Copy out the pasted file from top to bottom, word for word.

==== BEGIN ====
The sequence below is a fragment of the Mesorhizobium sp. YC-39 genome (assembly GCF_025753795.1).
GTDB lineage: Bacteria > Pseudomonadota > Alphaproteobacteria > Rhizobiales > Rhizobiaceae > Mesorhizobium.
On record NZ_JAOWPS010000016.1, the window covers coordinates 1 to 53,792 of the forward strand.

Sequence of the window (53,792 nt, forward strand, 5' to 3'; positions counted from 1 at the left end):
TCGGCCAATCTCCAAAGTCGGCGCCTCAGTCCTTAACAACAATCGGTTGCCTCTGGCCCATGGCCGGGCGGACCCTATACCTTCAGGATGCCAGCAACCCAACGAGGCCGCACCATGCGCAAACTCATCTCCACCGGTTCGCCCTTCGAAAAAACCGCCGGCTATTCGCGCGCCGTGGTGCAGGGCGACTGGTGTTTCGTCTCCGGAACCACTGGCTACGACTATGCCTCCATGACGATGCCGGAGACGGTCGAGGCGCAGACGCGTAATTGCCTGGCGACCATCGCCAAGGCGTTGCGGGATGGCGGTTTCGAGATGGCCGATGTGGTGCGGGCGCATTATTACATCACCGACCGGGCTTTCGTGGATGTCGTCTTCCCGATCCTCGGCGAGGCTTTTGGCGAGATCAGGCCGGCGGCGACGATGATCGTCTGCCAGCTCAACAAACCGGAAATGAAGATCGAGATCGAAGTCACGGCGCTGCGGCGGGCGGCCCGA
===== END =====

The sequence below is a fragment of the Mesorhizobium sp. YC-39 genome (assembly GCF_025753795.1).
GTDB lineage: Bacteria > Pseudomonadota > Alphaproteobacteria > Rhizobiales > Rhizobiaceae > Mesorhizobium.
On record NZ_JAOWPS010000016.1, the window covers coordinates 1 to 53,792 of the forward strand.

Sequence of the window (53,792 nt, forward strand, 5' to 3'; positions counted from 1 at the left end):
TCGGCCAATCTCCAAAGTCGGCGCCTCAGTCCTTAACAACAATCGGTTGCCTCTGGCCCATGGCCGGGCGGACCCTATACCTTCAGGATGCCAGCAACCCAACGAGGCCGCACCATGCGCAAACTCATCTCCACCGGTTCGCCCTTCGAAAAAACCGCCGGCTATTCGCGCGCCGTGGTGCAGGGCGACTGGTGTTTCGTCTCCGGAACCACTGGCTACGACTATGCCTCCATGACGATGCCGGAGACGGTCGAGGCGCAGACGCGTAATTGCCTGGCGACCATCGCCAAGGCGTTGCGGGATGGCGGTTTCGAGATGGCCGATGTGGTGCGGGCGCATTATTACATCACCGACCGGGCTTTCGTGGATGTCGTCTTCCCGATCCTCGGCGAGGCTTTTGGCGAGATCAGGCCGGCGGCGACGATGATCGTCTGCCAGCTCAACAAACCGGAAATGAAGATCGAGATCGAAGTCACGGCGCTGCGGCGGGCGGCCCGA